My husband and I traveled to Mingo County West Virginia today to honor his two great uncles at the West Virginia Army National Guard armory.
The armory was dedicated today in honor of two West Virginia Congressional Medal of Honor recipients and brothers, Col. Julien Gaujot and Lt. Col. Antoine “Tony” Gaujot. West Virginia National Guard Adjutant General, Maj. Gen. James Hoyer, unveiled the dedication plaque and new armory name with family members of the Gaujot brothers, including West Virginia 17th Circuit Court Judge Phillip Gaujot and his wife Carol, and brother Claude Gaujot and his wife Rebecca. “This is not just about honoring courage and valor in defense of the nation that the Gaujot brothers displayed,” Hoyer said. “It’s also about making sure that we, not just in the Guard, but we as a State, fully understand and recognize our value to the nation.” Hoyer went on to say that keeping the story of these two West Virginians in living memory helps current and future generations have a sense of pride and understanding of sacrifice at the root of West Virginia service.
“I’m really proud today, I know my brother is too,” said Phillip Gaujot. “The Gaujot name and legacy has always meant something special to us, primarily because those who came before us always passed down our verbal history. The highlight [of our name] was always our great uncles, Julian and Tony.”
Antoine “Tony” Gaujot was awarded the Medal of Honor for his actions in the Philippine-American War. On Dec. 19, 1899, during the Battle of Paye at San Mateo, Philippines, Gaujot swam across a swollen river under heavy enemy fire to retrieve an enemy boat which allowed his unit to safely cross the river. He was wounded in the shoulder during the encounter. As reward for his efforts during the battle, he was commissioned as an officer and he later served in World War I before retiring from service as a lieutenant colonel. His Medal of Honor was issued Feb. 15, 1911 and as was custom at the time, sent to him via registered mail. He died in Williamson, W.Va., on April 14, 1936, at the age of 57.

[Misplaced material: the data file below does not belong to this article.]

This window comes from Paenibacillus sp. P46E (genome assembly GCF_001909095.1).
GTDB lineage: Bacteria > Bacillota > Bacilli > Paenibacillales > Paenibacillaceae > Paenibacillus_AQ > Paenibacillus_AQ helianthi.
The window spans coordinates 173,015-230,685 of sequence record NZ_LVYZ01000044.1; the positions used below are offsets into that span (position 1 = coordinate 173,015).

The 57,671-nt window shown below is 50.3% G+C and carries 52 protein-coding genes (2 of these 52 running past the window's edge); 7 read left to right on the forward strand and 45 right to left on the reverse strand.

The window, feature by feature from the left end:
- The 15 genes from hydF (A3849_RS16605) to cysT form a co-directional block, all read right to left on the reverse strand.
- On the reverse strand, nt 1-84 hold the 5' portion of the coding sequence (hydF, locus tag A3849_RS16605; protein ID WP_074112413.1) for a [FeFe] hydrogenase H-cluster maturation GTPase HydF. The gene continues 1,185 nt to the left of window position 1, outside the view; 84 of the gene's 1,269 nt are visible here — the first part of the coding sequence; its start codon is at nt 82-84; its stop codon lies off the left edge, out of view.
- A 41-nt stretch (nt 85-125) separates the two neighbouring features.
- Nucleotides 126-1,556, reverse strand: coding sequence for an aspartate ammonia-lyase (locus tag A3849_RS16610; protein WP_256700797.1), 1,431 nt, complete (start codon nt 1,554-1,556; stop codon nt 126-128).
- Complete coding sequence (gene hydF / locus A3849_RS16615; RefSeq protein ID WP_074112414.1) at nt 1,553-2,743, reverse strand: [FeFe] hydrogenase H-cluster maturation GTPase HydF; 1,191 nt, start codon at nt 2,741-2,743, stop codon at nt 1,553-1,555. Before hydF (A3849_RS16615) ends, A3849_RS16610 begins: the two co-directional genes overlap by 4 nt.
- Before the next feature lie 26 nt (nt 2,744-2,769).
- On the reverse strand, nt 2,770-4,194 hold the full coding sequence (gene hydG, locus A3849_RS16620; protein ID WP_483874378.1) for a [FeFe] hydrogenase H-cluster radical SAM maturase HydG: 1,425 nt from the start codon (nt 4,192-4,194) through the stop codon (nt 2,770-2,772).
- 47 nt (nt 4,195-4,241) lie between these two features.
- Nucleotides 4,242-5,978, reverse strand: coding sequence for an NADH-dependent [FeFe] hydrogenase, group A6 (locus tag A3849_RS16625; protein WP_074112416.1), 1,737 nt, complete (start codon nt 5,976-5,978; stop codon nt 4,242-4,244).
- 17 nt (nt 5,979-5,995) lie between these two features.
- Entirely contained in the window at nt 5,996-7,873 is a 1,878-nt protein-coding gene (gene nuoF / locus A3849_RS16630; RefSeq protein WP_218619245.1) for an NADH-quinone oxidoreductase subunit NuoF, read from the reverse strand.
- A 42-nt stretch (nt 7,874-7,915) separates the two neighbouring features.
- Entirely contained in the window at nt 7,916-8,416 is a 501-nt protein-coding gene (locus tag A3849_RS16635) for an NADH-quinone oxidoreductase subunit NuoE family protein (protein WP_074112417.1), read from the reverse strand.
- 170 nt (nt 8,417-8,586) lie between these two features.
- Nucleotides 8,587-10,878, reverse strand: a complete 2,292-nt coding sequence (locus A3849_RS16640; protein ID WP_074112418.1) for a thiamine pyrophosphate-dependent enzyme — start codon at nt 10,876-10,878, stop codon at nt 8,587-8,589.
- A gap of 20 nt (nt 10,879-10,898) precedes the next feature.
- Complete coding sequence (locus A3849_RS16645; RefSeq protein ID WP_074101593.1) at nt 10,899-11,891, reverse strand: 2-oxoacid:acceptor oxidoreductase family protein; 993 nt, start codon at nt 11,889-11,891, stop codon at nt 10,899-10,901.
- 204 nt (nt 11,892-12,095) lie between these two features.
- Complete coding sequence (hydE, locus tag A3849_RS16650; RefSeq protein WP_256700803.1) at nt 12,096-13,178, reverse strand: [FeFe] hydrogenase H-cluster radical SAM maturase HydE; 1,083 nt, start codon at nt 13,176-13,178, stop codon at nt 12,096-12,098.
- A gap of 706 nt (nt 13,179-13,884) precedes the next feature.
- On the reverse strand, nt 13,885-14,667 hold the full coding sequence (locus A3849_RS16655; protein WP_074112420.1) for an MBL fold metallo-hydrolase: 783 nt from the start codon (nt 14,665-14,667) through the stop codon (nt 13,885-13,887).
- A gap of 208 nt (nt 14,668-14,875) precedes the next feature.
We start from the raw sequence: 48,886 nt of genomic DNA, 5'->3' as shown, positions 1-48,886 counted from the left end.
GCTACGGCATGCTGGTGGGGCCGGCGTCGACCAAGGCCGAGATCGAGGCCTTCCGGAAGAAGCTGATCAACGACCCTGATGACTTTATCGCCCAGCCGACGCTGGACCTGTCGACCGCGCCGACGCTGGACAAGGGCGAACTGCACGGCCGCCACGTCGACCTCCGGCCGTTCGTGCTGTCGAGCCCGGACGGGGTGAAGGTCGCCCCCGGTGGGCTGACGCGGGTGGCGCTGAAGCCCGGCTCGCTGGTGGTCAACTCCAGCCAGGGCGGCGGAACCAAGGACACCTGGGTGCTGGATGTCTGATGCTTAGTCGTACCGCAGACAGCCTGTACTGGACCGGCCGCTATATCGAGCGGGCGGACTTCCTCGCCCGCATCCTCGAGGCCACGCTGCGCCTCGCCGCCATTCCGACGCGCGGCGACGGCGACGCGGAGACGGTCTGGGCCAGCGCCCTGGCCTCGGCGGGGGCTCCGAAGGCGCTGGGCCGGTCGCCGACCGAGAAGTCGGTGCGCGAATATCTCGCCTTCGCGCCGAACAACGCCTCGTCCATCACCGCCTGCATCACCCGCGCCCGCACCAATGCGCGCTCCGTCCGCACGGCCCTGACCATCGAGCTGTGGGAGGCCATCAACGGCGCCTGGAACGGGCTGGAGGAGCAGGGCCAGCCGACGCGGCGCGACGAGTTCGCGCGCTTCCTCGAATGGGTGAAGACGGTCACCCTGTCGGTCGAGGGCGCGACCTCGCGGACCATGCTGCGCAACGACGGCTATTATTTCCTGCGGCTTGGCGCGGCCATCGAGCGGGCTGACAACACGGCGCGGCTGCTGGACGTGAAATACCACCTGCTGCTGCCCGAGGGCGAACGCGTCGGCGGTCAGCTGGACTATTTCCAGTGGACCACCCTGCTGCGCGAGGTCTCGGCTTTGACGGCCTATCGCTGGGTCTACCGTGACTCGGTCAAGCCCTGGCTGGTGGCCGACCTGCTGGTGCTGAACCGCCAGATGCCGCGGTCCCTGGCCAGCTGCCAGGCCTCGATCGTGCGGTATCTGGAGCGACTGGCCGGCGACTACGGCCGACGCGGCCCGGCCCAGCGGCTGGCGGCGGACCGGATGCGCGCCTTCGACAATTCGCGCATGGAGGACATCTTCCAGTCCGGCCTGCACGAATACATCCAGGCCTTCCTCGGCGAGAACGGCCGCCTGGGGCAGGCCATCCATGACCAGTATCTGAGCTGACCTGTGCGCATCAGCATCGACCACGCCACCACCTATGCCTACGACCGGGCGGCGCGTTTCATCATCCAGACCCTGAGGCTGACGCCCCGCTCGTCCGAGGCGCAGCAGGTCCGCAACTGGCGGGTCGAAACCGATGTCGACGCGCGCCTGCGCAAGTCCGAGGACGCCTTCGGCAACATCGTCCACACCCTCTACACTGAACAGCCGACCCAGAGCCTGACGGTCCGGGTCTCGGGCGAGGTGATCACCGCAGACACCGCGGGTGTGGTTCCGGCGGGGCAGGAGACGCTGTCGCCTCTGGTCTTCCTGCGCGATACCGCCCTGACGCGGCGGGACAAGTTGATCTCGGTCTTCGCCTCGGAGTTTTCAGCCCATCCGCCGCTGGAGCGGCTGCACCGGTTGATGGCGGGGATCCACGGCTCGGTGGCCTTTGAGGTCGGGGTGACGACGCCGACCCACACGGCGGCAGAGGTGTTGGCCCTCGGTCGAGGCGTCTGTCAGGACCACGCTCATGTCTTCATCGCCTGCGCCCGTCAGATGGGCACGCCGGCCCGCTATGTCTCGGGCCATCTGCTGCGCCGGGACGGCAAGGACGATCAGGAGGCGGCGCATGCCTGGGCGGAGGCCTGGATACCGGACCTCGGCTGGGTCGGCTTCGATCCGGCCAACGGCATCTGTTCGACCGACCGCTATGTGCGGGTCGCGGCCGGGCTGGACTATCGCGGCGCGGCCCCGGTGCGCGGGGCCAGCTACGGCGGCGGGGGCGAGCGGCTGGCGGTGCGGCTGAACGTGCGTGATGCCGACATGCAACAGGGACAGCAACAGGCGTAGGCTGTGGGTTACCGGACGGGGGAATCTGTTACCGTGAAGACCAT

Julien Gaujot was awarded the Medal of Honor for his action on April 13, 1911 at Aqua Pietà, Mexico, during a border skirmish with Mexican rebels and government troops. When United States troops were killed during the action, an infuriated Gaujot mounted his horse and for more than an hour endured heavy fire as he moved between factions. When the battle was over, he had obtained permission from the rebel commander to receive the surrender of the surrounded forces of Mexican Federals and escorted those forces, along with five Americans held prisoner, safely to the American line. Julien served during five major engagements, including the Spanish-American War, the Philippine-American War, the Cuban Pacification, at the Mexican border, and in WWI. He is the only Soldier to ever be awarded the Medal of Honor for actions of a peacekeeping nature. He was also one of the first recipients of the award to receive the honor directly from the president at the White House when President William Howard Taft awarded him the medal during a ceremony on Nov. 23, 1912. Gaujot retired from the Army in 1934 as a colonel and he later died in Williamson, W.Va., on April 7, 1938, at the age of 63.
While a total of five different sets of brothers have been awarded the Medal of Honor throughout the nation’s history, the Gaujot brothers are the only pair to receive the medal for actions in two different wars.
The Mingo armory is the second named after the Gaujot brothers. The original Gaujot Armory, located in Williamson, W.Va., was dedicated on Nov. 11, 1958, by Gov. Cecil Underwood, under the command of then Adjutant General Brig. Gen. William E. Blake. The armory has been home to the Service Battery of the 468th Field Artillery Battalion; Delta Company, 1/150th Armored Calvary; and Alpha Troop, 1/150th Armored Reconnaissance Squadron and has also served the Mingo County community until it was sold to the Southern West Virginia Community and Technical College.
Antoine “Tony” Gaujot is buried in Fairview Cemetery in Williamson, W.Va., and Julien Gaujot is buried at Arlington National Cemetery in Arlington, Va.
The armory currently serves as the home to West Virginia Army National Guard’s A Troop, 1st Squadron, 150th Cavalry Regiment and the 156th Military Police Law and Order.
It was a great day to travel to Mingo County and enjoy all the beautiful fall scenery, and especially for the dedication of the new Gaujot Armory, A proud day for the Gaujot families.